Social media has been one of the most transformative channels of communication in the last few decades. Its powerful reach and ease of use make it a widely popular medium to share information, network, educate, inform and socialise. It is perhaps the only medium that does not have one specific target audience; everyone from school children to grand parents have found a voice via platforms such as Facebook, Twitter, Instagram and Tumblr. When it comes to children and adolescents, we cannot ignore the fact that they are on social media whether parents and teachers approve or not.
We recently came across an interesting analogy about playgrounds and social media – the author suggested that we let our children go to the playground knowing that they may encounter bullies there, or that they could get hurt. We let them learn how to climb and pick them up when they fall or hurt themselves, and we give them advice about how to handle bullies. Social media is the playground of this generation. Children still need help and guidance to navigate their way through.
The question now is whose responsibility is it to help and guide children in using social media safely? The debate continues, as some educators feel that schools are responsible for providing a holistic education, and social media etiquette is a part of that education. On the other hand, others feel that teachers are already burdened with following the regular school curriculum and helping students maintain decent grades.
Despite the contradictory opinions, more and more schools are now opting to include social media etiquette in their curriculum in one form or another.
When educating children on how to use social media safely, consider the following points:
Most online platforms require users to fill out tons of personal information, ranging from birthdays to phone numbers. A lot of the details requested are optional and don’t have to be filled out. Children need to be cautioned about sharing this information as it can be easily become publicly available and accounts are at the risk of being hacked.
What happens on social media stays on Google forever
Often, young people share information online without considering the consequences, either as a joke or in response to something upsetting. In either case, the content might be inappropriate or unpleasant and what they fail to realise is that once the content is out there, it is available for download and can be saved or shared by others.
Also, whatever is posted on social media has a way of sneaking up on us on search engines, months or years after it has been posted. Caution children to think twice and take a minute to consider the long term implications of what they are posting and whether it is really information they want out there forever.
Be wary of strangers
Adults have been imparting this advice to children since time immemorial and it might seem like common sense at this point. However, in the digital world, strangers have the unique opportunity to pretend to be someone else and trick kids into trusting them. In light of this unfortunate misuse of the Internet, children need to be warned not to share personal information with anyone online, as a hacker might pose as a friend or a relative.
Check-ins and location based services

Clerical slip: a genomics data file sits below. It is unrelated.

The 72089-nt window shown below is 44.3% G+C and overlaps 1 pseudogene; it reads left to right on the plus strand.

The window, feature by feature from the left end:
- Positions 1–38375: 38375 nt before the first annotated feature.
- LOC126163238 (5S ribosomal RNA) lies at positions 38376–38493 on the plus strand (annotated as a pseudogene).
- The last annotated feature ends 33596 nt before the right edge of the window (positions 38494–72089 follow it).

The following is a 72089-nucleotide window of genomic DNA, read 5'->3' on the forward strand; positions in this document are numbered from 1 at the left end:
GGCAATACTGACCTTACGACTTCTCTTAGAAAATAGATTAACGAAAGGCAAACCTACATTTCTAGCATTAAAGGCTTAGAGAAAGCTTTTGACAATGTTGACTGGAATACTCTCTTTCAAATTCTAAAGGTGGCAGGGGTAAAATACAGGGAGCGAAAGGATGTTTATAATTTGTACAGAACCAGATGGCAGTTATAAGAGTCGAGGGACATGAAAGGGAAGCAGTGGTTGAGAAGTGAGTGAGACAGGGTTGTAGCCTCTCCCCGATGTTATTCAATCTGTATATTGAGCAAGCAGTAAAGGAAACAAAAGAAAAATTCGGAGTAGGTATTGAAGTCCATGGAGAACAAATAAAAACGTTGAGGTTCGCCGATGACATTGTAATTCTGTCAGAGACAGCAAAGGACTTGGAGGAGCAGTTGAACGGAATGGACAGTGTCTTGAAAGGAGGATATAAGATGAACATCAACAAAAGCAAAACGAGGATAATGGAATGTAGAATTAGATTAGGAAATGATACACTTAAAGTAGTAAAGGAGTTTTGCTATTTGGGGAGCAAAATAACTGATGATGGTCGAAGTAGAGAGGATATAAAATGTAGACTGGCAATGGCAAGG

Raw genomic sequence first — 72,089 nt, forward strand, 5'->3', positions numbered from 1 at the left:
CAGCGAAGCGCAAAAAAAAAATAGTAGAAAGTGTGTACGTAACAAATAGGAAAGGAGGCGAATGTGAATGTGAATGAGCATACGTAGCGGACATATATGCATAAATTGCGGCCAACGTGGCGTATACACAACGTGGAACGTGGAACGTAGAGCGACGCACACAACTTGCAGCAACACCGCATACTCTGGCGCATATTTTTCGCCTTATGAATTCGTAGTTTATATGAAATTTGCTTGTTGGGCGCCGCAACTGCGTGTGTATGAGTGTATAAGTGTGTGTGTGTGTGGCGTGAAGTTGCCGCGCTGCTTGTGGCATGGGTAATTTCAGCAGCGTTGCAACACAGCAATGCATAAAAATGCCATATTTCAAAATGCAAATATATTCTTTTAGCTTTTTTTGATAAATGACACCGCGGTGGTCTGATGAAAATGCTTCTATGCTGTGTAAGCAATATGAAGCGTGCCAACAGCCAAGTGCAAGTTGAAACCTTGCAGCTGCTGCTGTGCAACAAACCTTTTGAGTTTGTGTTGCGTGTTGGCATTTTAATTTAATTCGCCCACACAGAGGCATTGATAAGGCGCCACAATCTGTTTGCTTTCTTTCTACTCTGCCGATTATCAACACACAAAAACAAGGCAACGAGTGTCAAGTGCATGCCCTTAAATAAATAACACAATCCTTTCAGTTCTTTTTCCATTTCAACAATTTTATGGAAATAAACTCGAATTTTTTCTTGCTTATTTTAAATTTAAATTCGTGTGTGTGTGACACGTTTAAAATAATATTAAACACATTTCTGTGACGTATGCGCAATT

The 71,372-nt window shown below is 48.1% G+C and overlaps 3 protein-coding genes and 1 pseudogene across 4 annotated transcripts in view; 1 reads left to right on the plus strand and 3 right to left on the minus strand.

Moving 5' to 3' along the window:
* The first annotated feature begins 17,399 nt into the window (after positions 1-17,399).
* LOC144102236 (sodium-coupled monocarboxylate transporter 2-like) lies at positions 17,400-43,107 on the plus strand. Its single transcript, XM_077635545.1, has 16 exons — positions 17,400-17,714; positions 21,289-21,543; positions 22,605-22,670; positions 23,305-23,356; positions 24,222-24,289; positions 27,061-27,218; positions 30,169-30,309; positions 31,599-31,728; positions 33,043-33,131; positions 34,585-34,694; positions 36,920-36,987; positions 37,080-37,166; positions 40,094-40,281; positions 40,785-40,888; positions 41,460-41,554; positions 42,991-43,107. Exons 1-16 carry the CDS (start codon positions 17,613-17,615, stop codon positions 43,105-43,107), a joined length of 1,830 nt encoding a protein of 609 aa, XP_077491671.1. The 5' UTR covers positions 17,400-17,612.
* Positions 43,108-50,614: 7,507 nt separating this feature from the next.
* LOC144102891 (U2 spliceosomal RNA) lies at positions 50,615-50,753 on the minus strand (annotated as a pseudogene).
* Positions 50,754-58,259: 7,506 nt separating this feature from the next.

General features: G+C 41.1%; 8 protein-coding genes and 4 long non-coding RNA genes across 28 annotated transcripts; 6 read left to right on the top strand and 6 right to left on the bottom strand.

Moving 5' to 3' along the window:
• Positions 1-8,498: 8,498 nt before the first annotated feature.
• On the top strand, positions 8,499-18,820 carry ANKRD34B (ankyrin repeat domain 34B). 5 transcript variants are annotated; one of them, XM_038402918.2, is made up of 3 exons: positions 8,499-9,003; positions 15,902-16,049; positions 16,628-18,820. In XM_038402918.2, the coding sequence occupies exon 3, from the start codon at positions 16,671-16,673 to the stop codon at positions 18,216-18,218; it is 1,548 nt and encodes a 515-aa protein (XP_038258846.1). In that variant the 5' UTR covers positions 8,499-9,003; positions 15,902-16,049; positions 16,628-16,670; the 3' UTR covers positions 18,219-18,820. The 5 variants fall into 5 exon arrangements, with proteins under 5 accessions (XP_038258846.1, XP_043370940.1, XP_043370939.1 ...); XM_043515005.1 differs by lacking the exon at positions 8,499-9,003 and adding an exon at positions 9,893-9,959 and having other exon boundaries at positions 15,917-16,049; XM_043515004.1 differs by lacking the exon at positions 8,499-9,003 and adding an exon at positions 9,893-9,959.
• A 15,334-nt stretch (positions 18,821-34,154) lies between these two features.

Social media has made it really easy for everyone to constantly update their location and share who they are with, what they are doing, and even how they are feeling about it!
This can be extremely dangerous when it comes to children, because it exposes location in real time and makes it very simple for predators to track movements and determine when someone is alone or not at home. While children might think it is fun to share their location with friends and family, to let them know about the latest movie they have watched or trip they are on, they need to be warned about the potential dangers involved.
One of the social media features most loved by children and adults alike, is photo-sharing. In fact, with platforms like Instagram and snapchat, which are entirely dedicated to pictures and videos, the possibilities for photo sharing are endless.
Unfortunately, the dangers involved are many – children may post all kinds of photos without fully realising that anyone can access them once they are shared online. Although Instagram requires a user’s permission to follow an account, predators can assume anyone’s identity to trick children and misuse their pictures. Another issue is photo tampering, where photo editing tools are used to manipulate images posted online, often for no other reason but to embarrass or humiliate someone.
Social Media Safety Checklist
Ask your students to run through these questions before posting or sharing information on social media:
- Will the information I share put someone in danger?
- Do people really need to know where I am and who I am with?
- Does this post reveal too much private information?
- Would I want someone to know this about me in a few years from now?
- Can this content be misused by someone to harm me?
Social media is a great method of communication, but it is one that needs to be used with caution and responsibility. Has your school implemented social media etiquette classes? Have you considered the benefits of e-Safety programs and tools to help safeguard your students? Connect with us on LinkedIn and Twitter to know more about how you can keep your students safe online and how to encourage social media safety.